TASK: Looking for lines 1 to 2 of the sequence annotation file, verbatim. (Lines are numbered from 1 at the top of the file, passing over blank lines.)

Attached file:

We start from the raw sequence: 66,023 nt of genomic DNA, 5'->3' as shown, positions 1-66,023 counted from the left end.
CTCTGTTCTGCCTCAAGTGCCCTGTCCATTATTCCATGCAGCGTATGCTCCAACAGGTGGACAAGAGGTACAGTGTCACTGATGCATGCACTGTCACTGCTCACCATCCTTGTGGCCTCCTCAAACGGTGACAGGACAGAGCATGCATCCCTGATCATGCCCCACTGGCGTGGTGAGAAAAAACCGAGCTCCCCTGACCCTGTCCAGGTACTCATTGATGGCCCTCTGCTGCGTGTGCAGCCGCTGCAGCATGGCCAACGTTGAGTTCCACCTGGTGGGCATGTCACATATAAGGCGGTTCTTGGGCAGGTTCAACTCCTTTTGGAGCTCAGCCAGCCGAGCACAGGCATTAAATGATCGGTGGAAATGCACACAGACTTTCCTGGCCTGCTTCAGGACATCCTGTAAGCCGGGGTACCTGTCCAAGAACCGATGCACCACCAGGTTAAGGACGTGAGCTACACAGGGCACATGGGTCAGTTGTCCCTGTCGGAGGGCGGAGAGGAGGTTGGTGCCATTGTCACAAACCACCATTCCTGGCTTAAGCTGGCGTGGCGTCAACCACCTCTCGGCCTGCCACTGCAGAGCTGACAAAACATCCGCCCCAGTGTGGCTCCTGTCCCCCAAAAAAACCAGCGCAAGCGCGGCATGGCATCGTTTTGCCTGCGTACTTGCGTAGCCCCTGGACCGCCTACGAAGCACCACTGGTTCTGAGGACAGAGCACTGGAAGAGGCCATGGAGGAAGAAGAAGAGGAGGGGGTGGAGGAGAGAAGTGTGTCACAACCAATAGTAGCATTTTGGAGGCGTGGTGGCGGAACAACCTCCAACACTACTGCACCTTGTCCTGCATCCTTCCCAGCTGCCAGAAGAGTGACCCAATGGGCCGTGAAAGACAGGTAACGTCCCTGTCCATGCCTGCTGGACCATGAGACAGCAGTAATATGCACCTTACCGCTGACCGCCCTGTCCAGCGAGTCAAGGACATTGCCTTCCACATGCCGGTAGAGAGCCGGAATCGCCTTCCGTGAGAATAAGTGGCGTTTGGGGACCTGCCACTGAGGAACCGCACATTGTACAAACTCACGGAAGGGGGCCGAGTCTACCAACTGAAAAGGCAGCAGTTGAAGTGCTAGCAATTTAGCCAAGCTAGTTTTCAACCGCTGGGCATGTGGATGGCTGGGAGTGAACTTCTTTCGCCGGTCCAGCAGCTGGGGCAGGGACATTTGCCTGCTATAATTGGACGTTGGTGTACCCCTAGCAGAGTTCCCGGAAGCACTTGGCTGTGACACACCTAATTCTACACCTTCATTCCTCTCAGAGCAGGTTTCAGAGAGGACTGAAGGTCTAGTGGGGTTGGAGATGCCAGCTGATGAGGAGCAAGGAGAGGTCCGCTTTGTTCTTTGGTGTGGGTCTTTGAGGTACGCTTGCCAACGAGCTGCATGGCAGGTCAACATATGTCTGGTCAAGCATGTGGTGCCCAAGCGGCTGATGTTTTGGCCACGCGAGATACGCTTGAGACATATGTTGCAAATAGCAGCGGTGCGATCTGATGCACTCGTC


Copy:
We start from the raw sequence: 66,023 nt of genomic DNA, 5'->3' as shown, positions 1-66,023 counted from the left end.
CTCTGTTCTGCCTCAAGTGCCCTGTCCATTATTCCATGCAGCGTATGCTCCAACAGGTGGACAAGAGGTACAGTGTCACTGATGCATGCACTGTCACTGCTCACCATCCTTGTGGCCTCCTCAAACGGTGACAGGACAGAGCATGCATCCCTGATCATGCCCCACTGGCGTGGTGAGAAAAAACCGAGCTCCCCTGACCCTGTCCAGGTACTCATTGATGGCCCTCTGCTGCGTGTGCAGCCGCTGCAGCATGGCCAACGTTGAGTTCCACCTGGTGGGCATGTCACATATAAGGCGGTTCTTGGGCAGGTTCAACTCCTTTTGGAGCTCAGCCAGCCGAGCACAGGCATTAAATGATCGGTGGAAATGCACACAGACTTTCCTGGCCTGCTTCAGGACATCCTGTAAGCCGGGGTACCTGTCCAAGAACCGATGCACCACCAGGTTAAGGACGTGAGCTACACAGGGCACATGGGTCAGTTGTCCCTGTCGGAGGGCGGAGAGGAGGTTGGTGCCATTGTCACAAACCACCATTCCTGGCTTAAGCTGGCGTGGCGTCAACCACCTCTCGGCCTGCCACTGCAGAGCTGACAAAACATCCGCCCCAGTGTGGCTCCTGTCCCCCAAAAAAACCAGCGCAAGCGCGGCATGGCATCGTTTTGCCTGCGTACTTGCGTAGCCCCTGGACCGCCTACGAAGCACCACTGGTTCTGAGGACAGAGCACTGGAAGAGGCCATGGAGGAAGAAGAAGAGGAGGGGGTGGAGGAGAGAAGTGTGTCACAACCAATAGTAGCATTTTGGAGGCGTGGTGGCGGAACAACCTCCAACACTACTGCACCTTGTCCTGCATCCTTCCCAGCTGCCAGAAGAGTGACCCAATGGGCCGTGAAAGACAGGTAACGTCCCTGTCCATGCCTGCTGGACCATGAGACAGCAGTAATATGCACCTTACCGCTGACCGCCCTGTCCAGCGAGTCAAGGACATTGCCTTCCACATGCCGGTAGAGAGCCGGAATCGCCTTCCGTGAGAATAAGTGGCGTTTGGGGACCTGCCACTGAGGAACCGCACATTGTACAAACTCACGGAAGGGGGCCGAGTCTACCAACTGAAAAGGCAGCAGTTGAAGTGCTAGCAATTTAGCCAAGCTAGTTTTCAACCGCTGGGCATGTGGATGGCTGGGAGTGAACTTCTTTCGCCGGTCCAGCAGCTGGGGCAGGGACATTTGCCTGCTATAATTGGACGTTGGTGTACCCCTAGCAGAGTTCCCGGAAGCACTTGGCTGTGACACACCTAATTCTACACCTTCATTCCTCTCAGAGCAGGTTTCAGAGAGGACTGAAGGTCTAGTGGGGTTGGAGATGCCAGCTGATGAGGAGCAAGGAGAGGTCCGCTTTGTTCTTTGGTGTGGGTCTTTGAGGTACGCTTGCCAACGAGCTGCATGGCAGGTCAACATATGTCTGGTCAAGCATGTGGTGCCCAAGCGGCTGATGTTTTGGCCACGCGAGATACGCTTGAGACATATGTTGCAAATAGCAGCGGTGCGATCTGATGCACTCGTC